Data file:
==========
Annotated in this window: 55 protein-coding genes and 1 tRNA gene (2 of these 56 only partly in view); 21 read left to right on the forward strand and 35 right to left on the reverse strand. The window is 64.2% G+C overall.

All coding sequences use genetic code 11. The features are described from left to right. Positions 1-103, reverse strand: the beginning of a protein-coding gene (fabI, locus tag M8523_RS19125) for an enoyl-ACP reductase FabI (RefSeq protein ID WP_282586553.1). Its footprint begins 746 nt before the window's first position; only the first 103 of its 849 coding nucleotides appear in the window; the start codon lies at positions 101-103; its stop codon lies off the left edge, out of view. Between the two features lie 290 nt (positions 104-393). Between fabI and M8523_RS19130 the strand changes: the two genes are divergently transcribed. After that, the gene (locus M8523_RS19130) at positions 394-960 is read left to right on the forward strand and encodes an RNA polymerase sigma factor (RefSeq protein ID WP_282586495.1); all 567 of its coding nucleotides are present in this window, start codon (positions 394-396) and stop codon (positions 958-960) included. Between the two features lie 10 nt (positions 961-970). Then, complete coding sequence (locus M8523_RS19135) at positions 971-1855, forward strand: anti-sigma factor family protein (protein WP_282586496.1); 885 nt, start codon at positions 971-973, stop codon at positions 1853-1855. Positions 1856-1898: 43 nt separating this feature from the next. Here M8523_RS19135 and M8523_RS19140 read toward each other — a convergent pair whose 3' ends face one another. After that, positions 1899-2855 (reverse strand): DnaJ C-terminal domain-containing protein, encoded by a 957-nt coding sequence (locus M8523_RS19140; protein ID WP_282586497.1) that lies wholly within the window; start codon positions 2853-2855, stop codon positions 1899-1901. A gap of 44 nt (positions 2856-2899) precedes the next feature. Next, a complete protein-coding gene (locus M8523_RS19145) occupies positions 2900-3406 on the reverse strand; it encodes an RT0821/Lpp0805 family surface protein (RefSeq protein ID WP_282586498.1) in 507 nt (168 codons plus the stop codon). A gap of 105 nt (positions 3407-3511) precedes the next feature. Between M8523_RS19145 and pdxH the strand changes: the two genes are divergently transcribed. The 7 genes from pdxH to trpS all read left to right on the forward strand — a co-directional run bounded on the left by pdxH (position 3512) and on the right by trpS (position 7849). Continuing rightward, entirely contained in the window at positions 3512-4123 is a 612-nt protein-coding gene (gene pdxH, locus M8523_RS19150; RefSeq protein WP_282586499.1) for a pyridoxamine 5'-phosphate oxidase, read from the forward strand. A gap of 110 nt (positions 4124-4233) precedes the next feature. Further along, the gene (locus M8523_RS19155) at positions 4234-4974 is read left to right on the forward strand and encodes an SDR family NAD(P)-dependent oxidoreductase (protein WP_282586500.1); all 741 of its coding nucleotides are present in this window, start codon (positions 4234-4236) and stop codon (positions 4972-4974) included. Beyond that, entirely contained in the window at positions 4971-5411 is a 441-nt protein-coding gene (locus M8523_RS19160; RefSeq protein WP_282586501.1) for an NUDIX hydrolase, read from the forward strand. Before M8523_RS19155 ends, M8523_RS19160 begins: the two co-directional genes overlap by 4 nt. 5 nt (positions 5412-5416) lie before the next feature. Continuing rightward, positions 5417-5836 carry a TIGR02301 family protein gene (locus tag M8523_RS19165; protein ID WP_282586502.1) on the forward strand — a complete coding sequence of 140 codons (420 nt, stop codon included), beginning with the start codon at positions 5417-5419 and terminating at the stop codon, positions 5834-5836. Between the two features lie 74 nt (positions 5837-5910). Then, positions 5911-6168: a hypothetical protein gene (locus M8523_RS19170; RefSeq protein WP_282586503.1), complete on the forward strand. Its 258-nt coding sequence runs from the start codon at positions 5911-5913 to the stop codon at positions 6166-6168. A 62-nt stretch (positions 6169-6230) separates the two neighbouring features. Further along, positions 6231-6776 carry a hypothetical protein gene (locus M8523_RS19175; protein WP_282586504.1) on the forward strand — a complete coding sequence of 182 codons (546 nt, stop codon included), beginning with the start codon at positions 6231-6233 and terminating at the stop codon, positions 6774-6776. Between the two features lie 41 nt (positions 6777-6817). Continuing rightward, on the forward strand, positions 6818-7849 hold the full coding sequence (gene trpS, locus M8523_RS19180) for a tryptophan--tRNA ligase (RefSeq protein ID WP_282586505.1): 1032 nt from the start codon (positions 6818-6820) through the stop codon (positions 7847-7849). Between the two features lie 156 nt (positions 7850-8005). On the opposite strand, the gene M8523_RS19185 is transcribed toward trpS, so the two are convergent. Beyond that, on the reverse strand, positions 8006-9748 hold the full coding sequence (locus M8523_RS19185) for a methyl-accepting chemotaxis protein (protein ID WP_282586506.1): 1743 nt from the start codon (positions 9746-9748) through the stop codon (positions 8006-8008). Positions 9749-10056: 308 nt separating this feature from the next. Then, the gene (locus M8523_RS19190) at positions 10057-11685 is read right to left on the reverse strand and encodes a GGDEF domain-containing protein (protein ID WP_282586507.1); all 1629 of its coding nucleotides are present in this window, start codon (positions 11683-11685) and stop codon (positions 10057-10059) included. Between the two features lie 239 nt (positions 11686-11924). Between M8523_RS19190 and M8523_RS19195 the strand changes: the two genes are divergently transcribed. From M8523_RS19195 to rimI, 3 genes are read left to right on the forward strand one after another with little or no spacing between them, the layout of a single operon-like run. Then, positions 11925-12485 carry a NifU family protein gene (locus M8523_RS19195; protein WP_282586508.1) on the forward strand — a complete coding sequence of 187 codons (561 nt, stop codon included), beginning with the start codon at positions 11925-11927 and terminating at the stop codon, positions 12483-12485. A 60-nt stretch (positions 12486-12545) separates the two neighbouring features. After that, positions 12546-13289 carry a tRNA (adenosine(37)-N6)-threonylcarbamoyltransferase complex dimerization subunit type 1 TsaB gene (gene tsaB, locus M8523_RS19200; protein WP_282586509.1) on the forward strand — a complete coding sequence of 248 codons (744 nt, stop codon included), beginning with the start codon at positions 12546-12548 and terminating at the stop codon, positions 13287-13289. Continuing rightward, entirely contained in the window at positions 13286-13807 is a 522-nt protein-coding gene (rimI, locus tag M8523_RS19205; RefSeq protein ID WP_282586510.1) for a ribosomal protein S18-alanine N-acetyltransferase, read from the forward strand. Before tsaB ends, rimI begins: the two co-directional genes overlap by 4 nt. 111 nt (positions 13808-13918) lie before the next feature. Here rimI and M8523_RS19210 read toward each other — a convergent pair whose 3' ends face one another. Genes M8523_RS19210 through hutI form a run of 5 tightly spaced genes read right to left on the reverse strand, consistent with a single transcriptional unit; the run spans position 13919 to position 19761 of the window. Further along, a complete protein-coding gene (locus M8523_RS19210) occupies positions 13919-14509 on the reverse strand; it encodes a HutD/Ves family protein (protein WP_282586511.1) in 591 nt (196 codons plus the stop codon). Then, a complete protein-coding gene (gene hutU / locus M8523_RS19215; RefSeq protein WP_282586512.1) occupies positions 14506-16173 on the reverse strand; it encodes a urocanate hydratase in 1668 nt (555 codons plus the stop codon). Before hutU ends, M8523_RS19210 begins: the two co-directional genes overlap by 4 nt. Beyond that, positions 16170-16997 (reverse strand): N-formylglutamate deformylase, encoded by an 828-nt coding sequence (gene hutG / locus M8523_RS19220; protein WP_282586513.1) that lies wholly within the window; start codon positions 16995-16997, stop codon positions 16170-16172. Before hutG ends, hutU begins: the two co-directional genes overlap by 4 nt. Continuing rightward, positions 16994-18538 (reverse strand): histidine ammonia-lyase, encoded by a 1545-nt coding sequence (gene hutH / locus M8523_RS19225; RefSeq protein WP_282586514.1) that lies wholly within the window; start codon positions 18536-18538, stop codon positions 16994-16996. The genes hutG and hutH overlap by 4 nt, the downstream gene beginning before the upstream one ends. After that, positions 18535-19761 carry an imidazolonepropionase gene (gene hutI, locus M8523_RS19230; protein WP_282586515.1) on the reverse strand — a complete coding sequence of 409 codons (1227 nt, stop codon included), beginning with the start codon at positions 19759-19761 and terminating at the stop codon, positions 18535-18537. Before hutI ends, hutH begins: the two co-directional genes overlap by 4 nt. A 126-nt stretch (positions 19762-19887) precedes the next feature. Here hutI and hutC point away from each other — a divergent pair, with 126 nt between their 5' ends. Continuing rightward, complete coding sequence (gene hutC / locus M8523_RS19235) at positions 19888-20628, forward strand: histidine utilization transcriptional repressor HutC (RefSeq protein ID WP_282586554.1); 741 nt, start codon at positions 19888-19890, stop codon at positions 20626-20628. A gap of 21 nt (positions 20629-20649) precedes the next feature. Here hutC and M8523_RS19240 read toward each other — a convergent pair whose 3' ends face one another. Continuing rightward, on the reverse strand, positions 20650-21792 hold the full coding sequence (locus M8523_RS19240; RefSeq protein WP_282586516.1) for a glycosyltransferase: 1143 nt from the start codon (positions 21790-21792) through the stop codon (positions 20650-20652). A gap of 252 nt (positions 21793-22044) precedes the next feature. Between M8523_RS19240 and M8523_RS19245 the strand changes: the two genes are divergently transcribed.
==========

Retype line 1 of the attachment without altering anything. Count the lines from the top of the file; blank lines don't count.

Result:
Annotated in this window: 55 protein-coding genes and 1 tRNA gene (2 of these 56 only partly in view); 21 read left to right on the forward strand and 35 right to left on the reverse strand. The window is 64.2% G+C overall.